Lessons Learned on the Road

Thursday, 19 April, 2012 - 3:55 pm

Earlier this week our family returned by car from our visit to New York for Passover. The two day drive with just me and the kids (Malkie went by plane), was quite an adventure. It is fascinating to see what kids are excited by (cows on Tatty’s side; horses on Sara’s side). We have done this trip numerous times and the same landmarks still perk them up (model Amish couple in Shartlesville, PA, model Statue of Liberty in Birmingham, AL). We are well versed in which rest stops are clean and pleasant and which are better to avoid. One of the biggest challenges in taking young children (like 3 and 5 year olds) on long trips is their difficulty with long-term goals. Usually by the time we get on to the twin spans they are already asking “when are we going to be in NY?” Once we explain that we are going to drive, stop in a hotel for the night, and then go to NY tomorrow, they want to know “are we almost at the hotel?”

The good thing is that aside from the “are we there yet” questions they have the ability to live in the moment and not just be focused on the destination. For them, the trip itself is enjoyable – not just a means to get to NY or back to NOLA. In light of the Baal Shemtov’s instruction to derive a lesson from every encounter in life, here are my thoughts.

We are now in the 49 day period of counting the Omer. Ultimately the intention is for us to count down towards the time of Revelation at Sinai (Shavuot – the giving of the Torah). However the Chassidic masters point out, that if that were the only point then it would make more sense to count down from 49 to 1 – counting how many days are left until Shavuot. Why do we count up from 1 to 49 – counting the days that pass? Therefore, they conclude, there is value in ensuring that the days themselves “count.” In other words, we should never view the steps in a process as only a means to an end. Each one has significance.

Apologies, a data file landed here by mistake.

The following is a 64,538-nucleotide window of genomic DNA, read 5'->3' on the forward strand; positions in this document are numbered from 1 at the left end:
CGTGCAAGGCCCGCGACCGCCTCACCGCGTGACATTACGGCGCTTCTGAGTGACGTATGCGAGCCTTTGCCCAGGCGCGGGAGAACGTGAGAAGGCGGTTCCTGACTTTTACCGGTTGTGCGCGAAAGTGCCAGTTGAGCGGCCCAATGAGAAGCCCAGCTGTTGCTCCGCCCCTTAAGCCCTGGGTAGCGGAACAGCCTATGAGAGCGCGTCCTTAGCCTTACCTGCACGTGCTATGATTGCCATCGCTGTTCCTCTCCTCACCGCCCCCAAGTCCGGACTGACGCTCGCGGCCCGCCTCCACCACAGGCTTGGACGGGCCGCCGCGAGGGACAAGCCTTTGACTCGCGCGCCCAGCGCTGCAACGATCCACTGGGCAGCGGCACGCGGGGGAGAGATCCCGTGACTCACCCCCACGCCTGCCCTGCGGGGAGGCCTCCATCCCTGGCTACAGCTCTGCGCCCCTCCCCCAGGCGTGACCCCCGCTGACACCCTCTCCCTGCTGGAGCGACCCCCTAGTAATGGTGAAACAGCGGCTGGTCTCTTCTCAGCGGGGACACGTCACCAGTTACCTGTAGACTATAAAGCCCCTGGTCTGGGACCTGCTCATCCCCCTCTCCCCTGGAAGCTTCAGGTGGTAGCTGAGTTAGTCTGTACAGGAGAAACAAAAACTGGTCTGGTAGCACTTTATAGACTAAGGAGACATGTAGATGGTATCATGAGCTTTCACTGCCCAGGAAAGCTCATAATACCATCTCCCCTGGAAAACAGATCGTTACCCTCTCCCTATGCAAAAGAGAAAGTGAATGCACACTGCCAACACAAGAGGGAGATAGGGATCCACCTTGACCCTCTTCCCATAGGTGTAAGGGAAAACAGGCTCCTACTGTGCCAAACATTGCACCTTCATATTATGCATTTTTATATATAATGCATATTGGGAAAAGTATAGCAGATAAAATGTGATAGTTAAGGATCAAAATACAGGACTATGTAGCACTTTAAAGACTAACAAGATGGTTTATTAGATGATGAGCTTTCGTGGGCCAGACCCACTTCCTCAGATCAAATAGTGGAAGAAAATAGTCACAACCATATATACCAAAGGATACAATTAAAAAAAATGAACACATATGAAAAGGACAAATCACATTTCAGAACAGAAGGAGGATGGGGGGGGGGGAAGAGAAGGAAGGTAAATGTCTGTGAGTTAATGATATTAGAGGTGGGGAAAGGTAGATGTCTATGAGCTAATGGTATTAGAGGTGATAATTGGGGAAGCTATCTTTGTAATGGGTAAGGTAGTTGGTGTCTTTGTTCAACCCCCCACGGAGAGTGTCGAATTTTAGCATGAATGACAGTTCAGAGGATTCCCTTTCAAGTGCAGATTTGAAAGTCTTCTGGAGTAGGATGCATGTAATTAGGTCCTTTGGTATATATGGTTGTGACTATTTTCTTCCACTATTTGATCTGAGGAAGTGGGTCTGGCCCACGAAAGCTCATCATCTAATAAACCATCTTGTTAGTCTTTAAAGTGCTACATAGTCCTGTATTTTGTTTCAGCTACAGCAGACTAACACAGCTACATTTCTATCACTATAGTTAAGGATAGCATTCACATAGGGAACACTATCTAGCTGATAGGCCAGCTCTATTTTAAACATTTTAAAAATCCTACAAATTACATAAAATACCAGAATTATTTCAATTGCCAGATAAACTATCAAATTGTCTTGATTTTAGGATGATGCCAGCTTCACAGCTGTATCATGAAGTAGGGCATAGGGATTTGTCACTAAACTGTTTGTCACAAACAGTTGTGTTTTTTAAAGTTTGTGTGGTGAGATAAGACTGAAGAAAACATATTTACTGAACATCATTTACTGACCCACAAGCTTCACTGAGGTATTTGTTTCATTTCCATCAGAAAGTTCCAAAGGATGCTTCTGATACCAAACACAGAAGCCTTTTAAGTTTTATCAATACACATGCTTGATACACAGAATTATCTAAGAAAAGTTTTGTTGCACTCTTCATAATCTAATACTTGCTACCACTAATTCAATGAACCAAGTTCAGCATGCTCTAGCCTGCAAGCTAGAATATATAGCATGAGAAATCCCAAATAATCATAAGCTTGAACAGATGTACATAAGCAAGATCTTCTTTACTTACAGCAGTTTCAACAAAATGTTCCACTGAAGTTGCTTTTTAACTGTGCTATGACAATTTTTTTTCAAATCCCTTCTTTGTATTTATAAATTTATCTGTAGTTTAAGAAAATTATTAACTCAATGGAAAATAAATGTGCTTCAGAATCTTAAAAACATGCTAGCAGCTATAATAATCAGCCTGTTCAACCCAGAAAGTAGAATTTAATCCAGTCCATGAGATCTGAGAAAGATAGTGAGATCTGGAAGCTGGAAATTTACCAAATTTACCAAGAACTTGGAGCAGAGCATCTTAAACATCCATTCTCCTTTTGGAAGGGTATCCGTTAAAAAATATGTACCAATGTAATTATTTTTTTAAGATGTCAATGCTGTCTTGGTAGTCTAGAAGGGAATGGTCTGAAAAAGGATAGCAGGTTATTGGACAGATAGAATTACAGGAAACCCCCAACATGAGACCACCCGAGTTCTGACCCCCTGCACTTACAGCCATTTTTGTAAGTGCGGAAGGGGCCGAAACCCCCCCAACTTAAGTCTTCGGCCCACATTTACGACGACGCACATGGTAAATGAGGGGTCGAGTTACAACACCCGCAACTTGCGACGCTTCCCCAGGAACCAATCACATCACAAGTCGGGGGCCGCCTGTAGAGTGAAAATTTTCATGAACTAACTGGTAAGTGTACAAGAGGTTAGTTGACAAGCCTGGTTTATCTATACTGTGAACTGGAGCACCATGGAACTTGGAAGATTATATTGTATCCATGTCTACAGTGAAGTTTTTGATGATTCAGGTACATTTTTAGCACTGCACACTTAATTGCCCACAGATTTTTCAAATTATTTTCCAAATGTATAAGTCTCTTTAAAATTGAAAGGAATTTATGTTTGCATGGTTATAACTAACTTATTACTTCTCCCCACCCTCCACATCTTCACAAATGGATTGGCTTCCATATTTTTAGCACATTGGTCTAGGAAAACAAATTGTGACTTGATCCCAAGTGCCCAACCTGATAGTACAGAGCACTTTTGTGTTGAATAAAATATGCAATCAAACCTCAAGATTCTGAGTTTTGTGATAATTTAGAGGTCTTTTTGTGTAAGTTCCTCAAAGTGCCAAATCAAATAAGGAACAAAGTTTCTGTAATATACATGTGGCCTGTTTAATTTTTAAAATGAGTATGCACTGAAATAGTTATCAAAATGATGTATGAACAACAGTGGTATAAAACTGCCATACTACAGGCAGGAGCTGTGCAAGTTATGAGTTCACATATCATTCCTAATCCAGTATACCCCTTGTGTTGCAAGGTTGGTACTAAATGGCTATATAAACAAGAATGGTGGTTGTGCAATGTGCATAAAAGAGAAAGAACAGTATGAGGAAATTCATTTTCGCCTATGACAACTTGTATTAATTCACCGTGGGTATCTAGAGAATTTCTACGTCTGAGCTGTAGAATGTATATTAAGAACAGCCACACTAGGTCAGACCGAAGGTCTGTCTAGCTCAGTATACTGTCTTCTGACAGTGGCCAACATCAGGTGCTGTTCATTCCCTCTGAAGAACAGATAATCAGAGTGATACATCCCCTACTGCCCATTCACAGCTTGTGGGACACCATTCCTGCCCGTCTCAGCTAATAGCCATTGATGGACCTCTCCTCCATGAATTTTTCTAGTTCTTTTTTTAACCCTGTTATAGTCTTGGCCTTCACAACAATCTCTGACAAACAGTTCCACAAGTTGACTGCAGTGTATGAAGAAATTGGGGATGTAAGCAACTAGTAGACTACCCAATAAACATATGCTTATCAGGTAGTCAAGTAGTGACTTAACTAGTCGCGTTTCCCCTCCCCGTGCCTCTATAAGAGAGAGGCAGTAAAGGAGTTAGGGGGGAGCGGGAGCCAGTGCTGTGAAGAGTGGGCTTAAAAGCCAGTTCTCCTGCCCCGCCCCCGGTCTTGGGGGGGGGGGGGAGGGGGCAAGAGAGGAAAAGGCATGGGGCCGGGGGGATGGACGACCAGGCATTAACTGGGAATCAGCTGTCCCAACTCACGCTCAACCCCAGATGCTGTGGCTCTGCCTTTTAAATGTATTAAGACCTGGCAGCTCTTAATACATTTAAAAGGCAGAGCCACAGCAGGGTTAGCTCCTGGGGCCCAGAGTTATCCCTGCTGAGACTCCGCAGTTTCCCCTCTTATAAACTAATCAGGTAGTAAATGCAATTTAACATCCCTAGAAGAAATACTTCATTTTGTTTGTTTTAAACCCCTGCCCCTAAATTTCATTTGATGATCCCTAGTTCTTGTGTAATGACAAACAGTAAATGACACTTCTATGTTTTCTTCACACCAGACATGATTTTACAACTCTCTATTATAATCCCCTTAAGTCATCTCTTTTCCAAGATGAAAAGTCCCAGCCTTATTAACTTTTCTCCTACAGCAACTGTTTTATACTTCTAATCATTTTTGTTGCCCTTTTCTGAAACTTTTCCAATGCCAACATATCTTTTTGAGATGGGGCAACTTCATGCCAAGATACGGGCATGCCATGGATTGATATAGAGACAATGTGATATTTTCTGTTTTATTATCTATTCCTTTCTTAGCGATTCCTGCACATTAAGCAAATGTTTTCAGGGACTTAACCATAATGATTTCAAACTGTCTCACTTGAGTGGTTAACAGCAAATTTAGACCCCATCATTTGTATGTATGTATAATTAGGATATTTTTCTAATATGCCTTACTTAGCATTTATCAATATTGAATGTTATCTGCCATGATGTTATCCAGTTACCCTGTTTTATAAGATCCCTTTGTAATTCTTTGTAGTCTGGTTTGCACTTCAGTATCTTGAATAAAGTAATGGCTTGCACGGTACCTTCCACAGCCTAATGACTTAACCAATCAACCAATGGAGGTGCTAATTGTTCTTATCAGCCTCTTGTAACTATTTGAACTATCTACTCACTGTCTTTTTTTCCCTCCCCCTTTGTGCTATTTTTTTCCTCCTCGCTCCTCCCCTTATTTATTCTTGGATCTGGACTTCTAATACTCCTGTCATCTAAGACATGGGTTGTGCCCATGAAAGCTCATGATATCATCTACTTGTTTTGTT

To put it in Chassidic parlance, “a serious person, wherever he is – he is there in his entirety.” The fifth Chabad Rebbe made this quip when he observed his Chassidim rushing through a song in order to get to the teaching that would follow. He pointed out that if the nigun was necessary, then it needs to be sung with full dedication and not just as a means of getting to the teaching. The same is true of the Omer. Each day must count and be valuable. Of course our eyes are on the destination and from time to time we ask “are we there yet,” but we must make sure that the present is significant as well. Therefore we say “Today is twelve days, which is one week and 5 days of the Omer,” to show that it is not just about getting to 49, but that 12 is also important.

Mazel Tov to Sion and Bracha Daneshrad upon the birth of a granddaughter to Netanel and Tova.

Mazel Tov to Mike and Lynne Wasserman upon the birth of twin grandchildren to Mr. and Mrs. Danny Wasserman.

Our condolences to Alexander Shporer and his family upon the untimely passing of his brother Zachary.

Our condolences to Ronald and Stephen Shapiro and families upon the passing of their mother Dorothy.

Our condolences to Elaine Perl and family upon the passing of her mother.

May we only share good news!

Shabbat Shalom
Rabbi Mendel Rivkin

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